Companies scrambling to cash in on growth are also providing much-needed innovations: Mobile commerce for villages without banks, mobile microfinance for the poor and e-government initiatives to extend services into rural areas. Bharti Airtel, India's biggest wireless player with about 170 million wireless customers across South Asia and Africa, is the industry beacon behind much of this. It has been untouched as the scandal engulfs its competitors. "Very often innovation is taken to mean new products and services, R&D labs – we actually very proudly proclaim that we don't do that," says Atul Bindal, Bharti's president of mobile. "What we would do is just benchmark across the globe – both in the sector and outside – and we will just pluck and cut-and-paste, and adapt that to Indian use."
But the sector's reputation is now in tatters. With the scandal grinding its way through India's lethargic judicial system, it's unclear when the wireless industry will recover its reputation. "Telecom was India's showcase industry," says Sridharan Ramakrishnan, executive editor of the ET Now business news network. "It was clearly India's big success story. It was something that we could, as a country, after IT, possibly do right. That whole issue has now come under a cloud."
There is, though, at least one silver lining, apparent in the widespread protests gripping the country in recent weeks: Indians are clearly fed up with their country's ubiquitous corruption, and are hungry for change.
"It's a tipping point for us, for India," says Mr. Swamy, who has filed petitions to nullify the telecom licences and have them re-auctioned. "People have just had enough. … They're willing to come out onto the streets, to protest. This is a new phenomenon."
Their outrage has been stoked by a string of other scandals, from infrastructure companies paying bribes to win construction contracts, to government officials obtaining land allotted for war widows. "It's not just in telecom, the corruption is everywhere," says P.S. Seshadri, a manager with Unisys Global Sourcing in Bangalore. "But the people are more vociferous now."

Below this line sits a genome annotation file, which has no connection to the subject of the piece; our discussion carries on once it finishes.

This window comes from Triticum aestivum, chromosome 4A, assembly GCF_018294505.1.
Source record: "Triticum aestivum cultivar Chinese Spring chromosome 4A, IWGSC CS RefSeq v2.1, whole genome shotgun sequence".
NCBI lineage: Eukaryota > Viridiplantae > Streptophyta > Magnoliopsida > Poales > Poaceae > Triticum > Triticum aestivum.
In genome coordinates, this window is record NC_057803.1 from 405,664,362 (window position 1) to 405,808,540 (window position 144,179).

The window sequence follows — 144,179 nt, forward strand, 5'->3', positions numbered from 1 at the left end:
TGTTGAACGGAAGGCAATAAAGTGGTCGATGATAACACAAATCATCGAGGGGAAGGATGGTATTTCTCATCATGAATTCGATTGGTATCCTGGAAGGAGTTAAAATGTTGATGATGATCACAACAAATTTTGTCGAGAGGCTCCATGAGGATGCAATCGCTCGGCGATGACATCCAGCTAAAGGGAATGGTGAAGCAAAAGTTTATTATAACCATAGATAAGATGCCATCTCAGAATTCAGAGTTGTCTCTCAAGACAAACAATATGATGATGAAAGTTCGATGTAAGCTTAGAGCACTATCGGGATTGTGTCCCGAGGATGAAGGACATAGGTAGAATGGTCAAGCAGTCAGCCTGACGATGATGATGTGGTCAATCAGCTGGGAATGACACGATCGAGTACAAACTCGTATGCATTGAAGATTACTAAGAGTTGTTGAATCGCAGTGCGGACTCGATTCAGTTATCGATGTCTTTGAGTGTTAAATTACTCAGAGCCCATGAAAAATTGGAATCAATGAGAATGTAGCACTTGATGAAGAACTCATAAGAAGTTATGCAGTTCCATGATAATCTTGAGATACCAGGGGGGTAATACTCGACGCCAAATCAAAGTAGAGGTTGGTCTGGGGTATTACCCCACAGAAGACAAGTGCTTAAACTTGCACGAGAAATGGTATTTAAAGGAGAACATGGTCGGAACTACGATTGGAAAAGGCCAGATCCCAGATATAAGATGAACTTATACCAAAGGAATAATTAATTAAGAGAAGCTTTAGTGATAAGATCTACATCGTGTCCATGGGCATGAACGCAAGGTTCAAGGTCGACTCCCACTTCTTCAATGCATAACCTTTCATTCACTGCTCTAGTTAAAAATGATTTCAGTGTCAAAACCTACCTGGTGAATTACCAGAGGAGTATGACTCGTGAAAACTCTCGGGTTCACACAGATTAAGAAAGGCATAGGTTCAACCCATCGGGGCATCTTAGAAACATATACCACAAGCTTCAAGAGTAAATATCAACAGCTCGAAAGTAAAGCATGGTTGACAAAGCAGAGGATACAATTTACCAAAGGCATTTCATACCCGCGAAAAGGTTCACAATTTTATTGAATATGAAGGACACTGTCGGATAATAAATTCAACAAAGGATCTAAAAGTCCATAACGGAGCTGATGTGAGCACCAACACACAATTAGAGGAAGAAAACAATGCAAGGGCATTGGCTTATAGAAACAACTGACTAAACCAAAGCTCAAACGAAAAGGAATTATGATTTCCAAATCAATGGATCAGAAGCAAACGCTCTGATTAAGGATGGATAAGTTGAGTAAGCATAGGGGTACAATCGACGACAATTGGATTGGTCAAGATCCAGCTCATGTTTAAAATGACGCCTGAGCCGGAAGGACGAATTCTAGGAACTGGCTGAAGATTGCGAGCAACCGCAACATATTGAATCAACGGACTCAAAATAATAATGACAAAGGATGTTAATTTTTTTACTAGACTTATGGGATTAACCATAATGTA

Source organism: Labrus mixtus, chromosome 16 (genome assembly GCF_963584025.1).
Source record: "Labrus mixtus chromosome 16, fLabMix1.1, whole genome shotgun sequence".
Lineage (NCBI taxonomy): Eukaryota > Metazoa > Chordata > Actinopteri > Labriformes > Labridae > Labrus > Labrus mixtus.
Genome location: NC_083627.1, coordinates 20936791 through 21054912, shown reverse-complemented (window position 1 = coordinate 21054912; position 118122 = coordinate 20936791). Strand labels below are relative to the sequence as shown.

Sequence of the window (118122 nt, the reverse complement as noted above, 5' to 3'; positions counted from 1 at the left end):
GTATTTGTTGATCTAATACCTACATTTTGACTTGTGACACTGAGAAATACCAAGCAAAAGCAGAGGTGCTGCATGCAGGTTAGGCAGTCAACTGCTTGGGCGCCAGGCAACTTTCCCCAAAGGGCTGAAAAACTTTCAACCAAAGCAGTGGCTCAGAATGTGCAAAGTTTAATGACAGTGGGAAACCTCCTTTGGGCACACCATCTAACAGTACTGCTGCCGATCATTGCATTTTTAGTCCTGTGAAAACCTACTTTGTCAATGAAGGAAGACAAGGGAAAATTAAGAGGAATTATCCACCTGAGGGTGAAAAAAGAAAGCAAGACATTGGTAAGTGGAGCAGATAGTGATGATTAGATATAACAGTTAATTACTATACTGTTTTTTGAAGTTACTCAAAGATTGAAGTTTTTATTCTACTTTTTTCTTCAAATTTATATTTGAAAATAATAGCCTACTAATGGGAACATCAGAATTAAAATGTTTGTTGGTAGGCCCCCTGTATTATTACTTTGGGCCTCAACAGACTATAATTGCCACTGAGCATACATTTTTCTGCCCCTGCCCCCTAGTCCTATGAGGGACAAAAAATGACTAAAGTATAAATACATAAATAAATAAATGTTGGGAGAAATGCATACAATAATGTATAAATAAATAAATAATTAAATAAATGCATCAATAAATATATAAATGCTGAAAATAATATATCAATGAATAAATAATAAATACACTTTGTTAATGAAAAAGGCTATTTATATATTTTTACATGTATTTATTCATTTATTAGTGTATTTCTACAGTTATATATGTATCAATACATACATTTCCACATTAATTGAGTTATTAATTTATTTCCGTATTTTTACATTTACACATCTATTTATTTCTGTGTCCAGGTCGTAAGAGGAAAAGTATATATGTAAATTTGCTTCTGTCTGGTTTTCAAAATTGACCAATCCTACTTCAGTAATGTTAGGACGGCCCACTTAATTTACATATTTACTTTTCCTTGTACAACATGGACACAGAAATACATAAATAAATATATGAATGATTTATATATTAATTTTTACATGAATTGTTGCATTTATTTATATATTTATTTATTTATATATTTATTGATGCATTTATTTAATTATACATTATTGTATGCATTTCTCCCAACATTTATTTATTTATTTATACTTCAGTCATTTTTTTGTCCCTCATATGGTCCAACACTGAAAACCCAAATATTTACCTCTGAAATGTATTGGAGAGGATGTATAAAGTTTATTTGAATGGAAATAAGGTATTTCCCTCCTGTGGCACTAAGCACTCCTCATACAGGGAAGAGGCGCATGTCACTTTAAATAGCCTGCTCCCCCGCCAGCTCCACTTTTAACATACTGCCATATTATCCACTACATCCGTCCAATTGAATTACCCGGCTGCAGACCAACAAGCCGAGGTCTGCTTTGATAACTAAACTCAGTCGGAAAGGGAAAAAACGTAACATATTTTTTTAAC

Vijay Karumanchi, who runs an online group-coupon company called Deal Getters based in Toronto and Hyderabad, is part of the informal new movement in India's middle class. "I have never paid a bribe," he says. "If you stop paying, they will stop asking."
As for the telecom case, Mr. Ramakrishnan doesn't think the licences were worth anywhere near $40-billion. But he does believe the scandal could be a watershed moment. "In some sense, this is our own Jasmine Revolution," he says in a chic Mumbai hotel. "We have a democracy, so we have no dictator to overthrow. But corruption is as bad as a dictator. That's what people came together to overthrow. … This is the new India you're seeing."
KEY ISSUES FOR INDIA
Indian Prime Minister Manmohan Singh called a meeting of all political parties on Wednesday to help douse anti-corruption protests that have spiralled in the past week. Here's a look at some of the major corruption issues facing the ruling Congress party:
The government has been in deadlock with social activist Anna Hazare about a parliamentary bill, first tabled in 1968, to create a special ombudsman to prosecute ministers, bureaucrats and judges. By going on a fast and mobilizing thousands of supporters, Mr. Hazare prompted the government to reintroduce the legislation.
Telecoms licensing row
India may have lost up to $40-billion (U.S.) in revenue when the telecoms ministry gave out lucrative licences and radio spectrum in 2007-2008 at below-market prices, the state auditor has said. In a report last fall, India's Comptroller and Auditor-General said rules were flouted when the licences were awarded, which led to many ineligible firms winning licences. Telecoms minister Andimuthu Raja was sacked after the report was released.
Commonwealth games fiasco
Controversy has swirled around last October's 2010 Commonwealth Games, held in New Delhi. Construction of major structures such as stadiums and athlete housing missed a series of deadlines, ran many times over their original cost and were shoddily maintained, which became a PR disaster for the government.
Space agency scandal
India's space agency is being probed for granting a private firm a lucrative mobile Internet bandwidth in 2005 without a proper bidding process; reports say it has cost the government up to $44-billion. Mr. Singh, who personally oversees India's space ministry, denies any revenue was lost.
Congress party officials, bureaucrats and military officials, including the former army chief, have been accused of taking over a plush Mumbai apartment block intended for war widows. After the news was reported, the government fired the powerful chief minister of western Maharashtra state, a Congress party member.